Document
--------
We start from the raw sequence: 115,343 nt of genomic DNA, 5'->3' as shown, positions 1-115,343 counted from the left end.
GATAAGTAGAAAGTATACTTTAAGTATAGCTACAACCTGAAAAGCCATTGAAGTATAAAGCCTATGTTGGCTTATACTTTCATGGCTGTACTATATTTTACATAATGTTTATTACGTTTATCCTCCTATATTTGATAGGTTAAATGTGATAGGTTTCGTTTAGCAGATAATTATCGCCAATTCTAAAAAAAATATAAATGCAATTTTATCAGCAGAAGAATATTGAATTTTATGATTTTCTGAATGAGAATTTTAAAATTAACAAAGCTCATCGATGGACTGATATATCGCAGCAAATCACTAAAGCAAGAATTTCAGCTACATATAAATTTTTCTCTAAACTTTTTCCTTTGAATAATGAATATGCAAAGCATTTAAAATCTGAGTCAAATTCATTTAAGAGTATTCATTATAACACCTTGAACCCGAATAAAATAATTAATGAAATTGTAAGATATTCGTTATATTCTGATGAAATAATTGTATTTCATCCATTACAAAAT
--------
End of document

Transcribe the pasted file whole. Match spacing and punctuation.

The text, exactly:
We start from the raw sequence: 115,343 nt of genomic DNA, 5'->3' as shown, positions 1-115,343 counted from the left end.
GATAAGTAGAAAGTATACTTTAAGTATAGCTACAACCTGAAAAGCCATTGAAGTATAAAGCCTATGTTGGCTTATACTTTCATGGCTGTACTATATTTTACATAATGTTTATTACGTTTATCCTCCTATATTTGATAGGTTAAATGTGATAGGTTTCGTTTAGCAGATAATTATCGCCAATTCTAAAAAAAATATAAATGCAATTTTATCAGCAGAAGAATATTGAATTTTATGATTTTCTGAATGAGAATTTTAAAATTAACAAAGCTCATCGATGGACTGATATATCGCAGCAAATCACTAAAGCAAGAATTTCAGCTACATATAAATTTTTCTCTAAACTTTTTCCTTTGAATAATGAATATGCAAAGCATTTAAAATCTGAGTCAAATTCATTTAAGAGTATTCATTATAACACCTTGAACCCGAATAAAATAATTAATGAAATTGTAAGATATTCGTTATATTCTGATGAAATAATTGTATTTCATCCATTACAAAAT